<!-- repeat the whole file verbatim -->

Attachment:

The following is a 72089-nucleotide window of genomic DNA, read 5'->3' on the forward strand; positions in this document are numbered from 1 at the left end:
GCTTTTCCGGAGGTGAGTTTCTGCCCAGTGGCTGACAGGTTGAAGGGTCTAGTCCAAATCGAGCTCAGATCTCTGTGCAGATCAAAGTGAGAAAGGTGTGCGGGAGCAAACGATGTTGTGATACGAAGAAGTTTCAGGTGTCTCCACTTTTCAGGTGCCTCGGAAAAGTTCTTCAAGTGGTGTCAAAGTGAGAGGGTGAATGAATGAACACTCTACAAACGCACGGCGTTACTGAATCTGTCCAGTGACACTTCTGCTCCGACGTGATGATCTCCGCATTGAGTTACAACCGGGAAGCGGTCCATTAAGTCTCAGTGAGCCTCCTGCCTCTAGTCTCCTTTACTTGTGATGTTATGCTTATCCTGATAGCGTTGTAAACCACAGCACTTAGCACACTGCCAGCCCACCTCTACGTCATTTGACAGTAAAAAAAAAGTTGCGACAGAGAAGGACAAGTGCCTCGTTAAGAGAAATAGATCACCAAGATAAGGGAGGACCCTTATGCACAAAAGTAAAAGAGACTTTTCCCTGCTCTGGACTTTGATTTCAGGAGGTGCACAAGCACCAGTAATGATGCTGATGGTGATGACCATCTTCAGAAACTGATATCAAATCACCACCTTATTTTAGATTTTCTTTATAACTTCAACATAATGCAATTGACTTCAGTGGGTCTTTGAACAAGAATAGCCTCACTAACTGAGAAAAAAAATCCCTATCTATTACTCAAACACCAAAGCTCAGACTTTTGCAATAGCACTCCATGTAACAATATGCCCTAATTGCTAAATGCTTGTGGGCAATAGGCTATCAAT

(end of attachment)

The following is a 72089-nucleotide window of genomic DNA, read 5'->3' on the forward strand; positions in this document are numbered from 1 at the left end:
GCTTTTCCGGAGGTGAGTTTCTGCCCAGTGGCTGACAGGTTGAAGGGTCTAGTCCAAATCGAGCTCAGATCTCTGTGCAGATCAAAGTGAGAAAGGTGTGCGGGAGCAAACGATGTTGTGATACGAAGAAGTTTCAGGTGTCTCCACTTTTCAGGTGCCTCGGAAAAGTTCTTCAAGTGGTGTCAAAGTGAGAGGGTGAATGAATGAACACTCTACAAACGCACGGCGTTACTGAATCTGTCCAGTGACACTTCTGCTCCGACGTGATGATCTCCGCATTGAGTTACAACCGGGAAGCGGTCCATTAAGTCTCAGTGAGCCTCCTGCCTCTAGTCTCCTTTACTTGTGATGTTATGCTTATCCTGATAGCGTTGTAAACCACAGCACTTAGCACACTGCCAGCCCACCTCTACGTCATTTGACAGTAAAAAAAAAGTTGCGACAGAGAAGGACAAGTGCCTCGTTAAGAGAAATAGATCACCAAGATAAGGGAGGACCCTTATGCACAAAAGTAAAAGAGACTTTTCCCTGCTCTGGACTTTGATTTCAGGAGGTGCACAAGCACCAGTAATGATGCTGATGGTGATGACCATCTTCAGAAACTGATATCAAATCACCACCTTATTTTAGATTTTCTTTATAACTTCAACATAATGCAATTGACTTCAGTGGGTCTTTGAACAAGAATAGCCTCACTAACTGAGAAAAAAAATCCCTATCTATTACTCAAACACCAAAGCTCAGACTTTTGCAATAGCACTCCATGTAACAATATGCCCTAATTGCTAAATGCTTGTGGGCAATAGGCTATCAAT